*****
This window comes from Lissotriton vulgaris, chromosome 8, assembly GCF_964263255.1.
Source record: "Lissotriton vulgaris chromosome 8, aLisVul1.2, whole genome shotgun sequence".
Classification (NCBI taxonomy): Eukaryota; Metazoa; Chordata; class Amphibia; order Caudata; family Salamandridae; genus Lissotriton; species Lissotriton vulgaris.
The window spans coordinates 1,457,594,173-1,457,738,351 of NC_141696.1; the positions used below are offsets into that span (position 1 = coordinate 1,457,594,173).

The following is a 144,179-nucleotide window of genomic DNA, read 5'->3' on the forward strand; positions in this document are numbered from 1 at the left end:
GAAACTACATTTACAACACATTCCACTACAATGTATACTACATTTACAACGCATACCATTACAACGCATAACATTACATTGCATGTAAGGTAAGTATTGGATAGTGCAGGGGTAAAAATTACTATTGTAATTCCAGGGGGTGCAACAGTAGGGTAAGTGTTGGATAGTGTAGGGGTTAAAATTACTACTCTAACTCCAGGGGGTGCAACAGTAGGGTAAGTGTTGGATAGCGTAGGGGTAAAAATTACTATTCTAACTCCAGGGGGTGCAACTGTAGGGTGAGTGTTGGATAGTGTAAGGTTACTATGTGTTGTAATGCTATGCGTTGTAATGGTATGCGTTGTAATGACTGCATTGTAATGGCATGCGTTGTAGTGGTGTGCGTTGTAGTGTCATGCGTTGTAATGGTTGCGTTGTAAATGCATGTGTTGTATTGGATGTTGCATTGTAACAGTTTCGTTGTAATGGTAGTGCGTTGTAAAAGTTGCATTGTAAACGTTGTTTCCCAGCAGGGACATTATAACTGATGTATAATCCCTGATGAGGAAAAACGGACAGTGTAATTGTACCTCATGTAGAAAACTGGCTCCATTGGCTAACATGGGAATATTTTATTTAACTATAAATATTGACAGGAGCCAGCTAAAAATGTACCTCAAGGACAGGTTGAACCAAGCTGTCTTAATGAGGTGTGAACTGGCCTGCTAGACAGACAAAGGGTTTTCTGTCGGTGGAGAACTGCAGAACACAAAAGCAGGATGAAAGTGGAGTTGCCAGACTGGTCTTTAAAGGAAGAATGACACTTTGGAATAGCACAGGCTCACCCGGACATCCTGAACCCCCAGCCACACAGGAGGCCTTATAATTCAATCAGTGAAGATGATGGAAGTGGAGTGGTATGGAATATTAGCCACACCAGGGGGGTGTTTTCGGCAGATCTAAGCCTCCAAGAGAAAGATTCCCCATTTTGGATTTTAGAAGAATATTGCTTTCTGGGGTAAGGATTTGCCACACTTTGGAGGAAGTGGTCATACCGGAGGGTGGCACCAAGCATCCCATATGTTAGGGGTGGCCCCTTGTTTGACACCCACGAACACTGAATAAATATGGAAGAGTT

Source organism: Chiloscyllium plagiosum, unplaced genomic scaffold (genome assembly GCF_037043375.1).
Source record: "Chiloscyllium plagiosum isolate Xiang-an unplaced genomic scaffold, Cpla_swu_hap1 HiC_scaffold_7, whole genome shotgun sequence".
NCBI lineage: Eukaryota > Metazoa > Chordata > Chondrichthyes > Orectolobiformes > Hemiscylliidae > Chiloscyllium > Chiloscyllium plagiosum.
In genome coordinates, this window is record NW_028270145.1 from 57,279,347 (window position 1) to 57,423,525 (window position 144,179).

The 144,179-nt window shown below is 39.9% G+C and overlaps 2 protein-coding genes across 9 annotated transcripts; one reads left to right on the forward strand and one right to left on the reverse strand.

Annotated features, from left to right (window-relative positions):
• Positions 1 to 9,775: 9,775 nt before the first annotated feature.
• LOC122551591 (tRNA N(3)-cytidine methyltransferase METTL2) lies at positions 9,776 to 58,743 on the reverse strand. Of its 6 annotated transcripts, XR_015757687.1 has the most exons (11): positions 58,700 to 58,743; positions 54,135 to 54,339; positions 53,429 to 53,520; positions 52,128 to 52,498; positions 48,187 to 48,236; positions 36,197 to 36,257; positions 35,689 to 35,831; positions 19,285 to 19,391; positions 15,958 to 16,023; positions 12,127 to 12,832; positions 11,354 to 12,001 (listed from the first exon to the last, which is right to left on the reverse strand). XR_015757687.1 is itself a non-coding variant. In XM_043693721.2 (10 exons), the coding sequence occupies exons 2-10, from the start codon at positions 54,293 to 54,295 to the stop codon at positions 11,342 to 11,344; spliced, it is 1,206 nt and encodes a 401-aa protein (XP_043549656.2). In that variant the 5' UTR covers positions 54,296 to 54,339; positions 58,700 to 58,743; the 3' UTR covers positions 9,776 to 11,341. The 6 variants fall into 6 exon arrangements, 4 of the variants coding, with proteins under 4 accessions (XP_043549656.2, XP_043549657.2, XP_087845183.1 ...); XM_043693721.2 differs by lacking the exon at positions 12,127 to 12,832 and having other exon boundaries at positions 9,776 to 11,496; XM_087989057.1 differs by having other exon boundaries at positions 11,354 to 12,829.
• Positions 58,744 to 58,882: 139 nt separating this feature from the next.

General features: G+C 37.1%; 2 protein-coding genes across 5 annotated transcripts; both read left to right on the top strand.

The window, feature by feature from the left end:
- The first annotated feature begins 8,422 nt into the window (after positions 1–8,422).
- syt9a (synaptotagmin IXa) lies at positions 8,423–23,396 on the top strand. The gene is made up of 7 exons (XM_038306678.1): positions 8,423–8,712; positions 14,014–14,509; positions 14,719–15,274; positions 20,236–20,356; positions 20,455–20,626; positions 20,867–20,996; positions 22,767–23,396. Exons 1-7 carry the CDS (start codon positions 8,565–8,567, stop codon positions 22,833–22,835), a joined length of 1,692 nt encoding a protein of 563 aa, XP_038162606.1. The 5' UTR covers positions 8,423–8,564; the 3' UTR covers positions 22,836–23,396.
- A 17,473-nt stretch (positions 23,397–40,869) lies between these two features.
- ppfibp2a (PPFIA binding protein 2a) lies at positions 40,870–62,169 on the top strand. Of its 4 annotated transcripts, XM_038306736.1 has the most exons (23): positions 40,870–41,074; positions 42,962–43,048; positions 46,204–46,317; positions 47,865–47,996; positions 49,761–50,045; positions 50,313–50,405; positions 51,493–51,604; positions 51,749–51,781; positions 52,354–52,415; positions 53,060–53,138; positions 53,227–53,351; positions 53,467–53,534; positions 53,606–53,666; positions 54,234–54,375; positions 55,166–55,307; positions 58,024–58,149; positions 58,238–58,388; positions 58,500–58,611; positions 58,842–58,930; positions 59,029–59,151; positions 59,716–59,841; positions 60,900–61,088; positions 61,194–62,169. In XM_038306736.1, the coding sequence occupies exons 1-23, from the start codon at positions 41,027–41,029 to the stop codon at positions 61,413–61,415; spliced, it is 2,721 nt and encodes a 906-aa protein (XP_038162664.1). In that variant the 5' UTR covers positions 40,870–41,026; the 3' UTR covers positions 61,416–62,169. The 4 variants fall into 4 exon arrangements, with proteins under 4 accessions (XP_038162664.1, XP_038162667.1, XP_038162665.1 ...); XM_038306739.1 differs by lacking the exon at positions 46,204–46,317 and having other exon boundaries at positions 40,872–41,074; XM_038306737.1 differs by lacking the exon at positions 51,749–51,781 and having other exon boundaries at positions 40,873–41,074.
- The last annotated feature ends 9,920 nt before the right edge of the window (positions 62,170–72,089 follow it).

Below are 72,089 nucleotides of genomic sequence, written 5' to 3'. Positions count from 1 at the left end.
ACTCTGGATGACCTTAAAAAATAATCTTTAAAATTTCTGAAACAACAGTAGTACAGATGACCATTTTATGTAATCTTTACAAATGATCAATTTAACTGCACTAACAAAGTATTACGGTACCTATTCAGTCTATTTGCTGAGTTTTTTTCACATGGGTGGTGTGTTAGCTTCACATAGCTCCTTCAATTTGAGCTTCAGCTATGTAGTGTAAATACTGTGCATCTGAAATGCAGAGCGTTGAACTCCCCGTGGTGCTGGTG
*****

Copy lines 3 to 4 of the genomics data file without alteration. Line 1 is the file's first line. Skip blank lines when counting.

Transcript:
Classification (NCBI taxonomy): Eukaryota; Metazoa; Chordata; class Amphibia; order Caudata; family Salamandridae; genus Lissotriton; species Lissotriton vulgaris.
The window spans coordinates 1,457,594,173-1,457,738,351 of NC_141696.1; the positions used below are offsets into that span (position 1 = coordinate 1,457,594,173).